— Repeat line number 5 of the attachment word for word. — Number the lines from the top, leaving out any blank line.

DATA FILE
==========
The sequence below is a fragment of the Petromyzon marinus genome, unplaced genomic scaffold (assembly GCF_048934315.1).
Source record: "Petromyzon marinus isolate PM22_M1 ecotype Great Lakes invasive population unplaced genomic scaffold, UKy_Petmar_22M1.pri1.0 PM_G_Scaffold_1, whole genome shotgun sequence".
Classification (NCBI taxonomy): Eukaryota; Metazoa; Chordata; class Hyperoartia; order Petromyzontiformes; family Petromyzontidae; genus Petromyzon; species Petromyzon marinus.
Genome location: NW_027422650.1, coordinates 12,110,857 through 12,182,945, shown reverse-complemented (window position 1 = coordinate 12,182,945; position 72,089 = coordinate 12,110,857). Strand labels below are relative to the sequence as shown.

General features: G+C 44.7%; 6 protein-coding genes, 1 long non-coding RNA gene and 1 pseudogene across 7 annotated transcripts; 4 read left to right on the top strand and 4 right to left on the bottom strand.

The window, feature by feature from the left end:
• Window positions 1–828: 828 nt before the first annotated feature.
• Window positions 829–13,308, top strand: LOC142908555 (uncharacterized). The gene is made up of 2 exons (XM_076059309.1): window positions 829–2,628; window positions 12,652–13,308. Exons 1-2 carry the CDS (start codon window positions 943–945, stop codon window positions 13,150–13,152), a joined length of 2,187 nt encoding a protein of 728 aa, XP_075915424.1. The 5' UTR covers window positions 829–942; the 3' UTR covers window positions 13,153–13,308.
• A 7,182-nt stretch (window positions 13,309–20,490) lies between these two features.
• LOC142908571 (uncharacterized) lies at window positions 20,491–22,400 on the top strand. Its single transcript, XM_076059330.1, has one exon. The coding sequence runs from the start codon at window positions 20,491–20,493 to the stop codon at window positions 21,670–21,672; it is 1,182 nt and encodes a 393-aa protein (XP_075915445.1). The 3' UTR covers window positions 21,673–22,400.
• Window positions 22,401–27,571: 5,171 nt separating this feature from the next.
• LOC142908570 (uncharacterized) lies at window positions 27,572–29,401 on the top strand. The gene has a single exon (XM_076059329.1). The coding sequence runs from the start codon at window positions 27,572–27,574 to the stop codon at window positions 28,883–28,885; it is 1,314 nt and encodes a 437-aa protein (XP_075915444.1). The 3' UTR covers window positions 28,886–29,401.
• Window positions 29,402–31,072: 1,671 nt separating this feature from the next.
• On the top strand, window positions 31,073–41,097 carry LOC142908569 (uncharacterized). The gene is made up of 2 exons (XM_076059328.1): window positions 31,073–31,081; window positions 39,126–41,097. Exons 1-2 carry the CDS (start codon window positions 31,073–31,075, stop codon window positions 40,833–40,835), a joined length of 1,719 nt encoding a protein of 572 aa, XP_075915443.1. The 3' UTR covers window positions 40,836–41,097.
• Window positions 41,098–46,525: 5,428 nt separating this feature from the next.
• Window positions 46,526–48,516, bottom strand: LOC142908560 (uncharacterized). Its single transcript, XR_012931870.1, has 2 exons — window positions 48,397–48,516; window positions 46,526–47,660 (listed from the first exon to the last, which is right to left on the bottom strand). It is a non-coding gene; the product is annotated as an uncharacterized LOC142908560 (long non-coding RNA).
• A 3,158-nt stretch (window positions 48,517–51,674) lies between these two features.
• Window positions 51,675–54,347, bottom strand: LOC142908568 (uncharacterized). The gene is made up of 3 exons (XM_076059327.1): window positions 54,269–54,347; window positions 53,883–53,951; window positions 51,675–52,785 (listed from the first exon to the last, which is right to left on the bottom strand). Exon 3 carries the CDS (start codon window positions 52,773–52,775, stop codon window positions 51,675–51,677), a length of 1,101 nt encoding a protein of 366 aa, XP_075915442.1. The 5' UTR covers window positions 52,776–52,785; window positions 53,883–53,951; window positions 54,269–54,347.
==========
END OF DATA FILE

General features: G+C 44.7%; 6 protein-coding genes, 1 long non-coding RNA gene and 1 pseudogene across 7 annotated transcripts; 4 read left to right on the top strand and 4 right to left on the bottom strand.